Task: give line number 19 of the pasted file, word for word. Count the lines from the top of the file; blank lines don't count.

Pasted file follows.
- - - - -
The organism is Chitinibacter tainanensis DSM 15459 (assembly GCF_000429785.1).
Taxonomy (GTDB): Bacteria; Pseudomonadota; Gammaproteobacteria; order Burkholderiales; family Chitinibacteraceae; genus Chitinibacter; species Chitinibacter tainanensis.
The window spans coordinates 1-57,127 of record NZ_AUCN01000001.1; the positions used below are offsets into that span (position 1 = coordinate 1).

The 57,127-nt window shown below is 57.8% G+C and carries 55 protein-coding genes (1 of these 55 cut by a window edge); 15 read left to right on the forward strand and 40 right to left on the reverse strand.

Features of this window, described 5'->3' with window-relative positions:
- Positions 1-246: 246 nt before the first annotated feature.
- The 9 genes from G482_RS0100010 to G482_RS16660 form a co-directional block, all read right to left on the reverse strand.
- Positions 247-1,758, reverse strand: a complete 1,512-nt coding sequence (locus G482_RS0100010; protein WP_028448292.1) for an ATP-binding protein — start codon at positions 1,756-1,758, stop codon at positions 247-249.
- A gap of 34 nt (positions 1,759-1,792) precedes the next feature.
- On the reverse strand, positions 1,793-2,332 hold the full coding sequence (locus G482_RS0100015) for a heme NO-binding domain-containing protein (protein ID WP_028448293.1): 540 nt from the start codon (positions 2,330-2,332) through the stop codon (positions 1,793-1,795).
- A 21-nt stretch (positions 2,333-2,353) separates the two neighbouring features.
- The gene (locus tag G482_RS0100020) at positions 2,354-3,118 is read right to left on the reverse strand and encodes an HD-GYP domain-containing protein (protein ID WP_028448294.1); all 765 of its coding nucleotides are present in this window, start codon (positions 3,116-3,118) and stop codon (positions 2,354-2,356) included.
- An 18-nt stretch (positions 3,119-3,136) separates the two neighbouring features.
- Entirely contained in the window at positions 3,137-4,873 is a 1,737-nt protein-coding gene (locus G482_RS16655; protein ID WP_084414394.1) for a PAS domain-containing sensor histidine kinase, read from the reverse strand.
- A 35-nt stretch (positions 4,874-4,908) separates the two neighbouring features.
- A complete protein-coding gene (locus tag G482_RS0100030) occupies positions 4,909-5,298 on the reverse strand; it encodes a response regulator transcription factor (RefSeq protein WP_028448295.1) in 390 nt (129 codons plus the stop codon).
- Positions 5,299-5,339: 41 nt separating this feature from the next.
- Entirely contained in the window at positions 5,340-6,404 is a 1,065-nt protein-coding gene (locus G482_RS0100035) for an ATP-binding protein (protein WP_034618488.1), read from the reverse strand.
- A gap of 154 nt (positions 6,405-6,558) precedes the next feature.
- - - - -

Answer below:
- A gap of 154 nt (positions 6,405-6,558) precedes the next feature.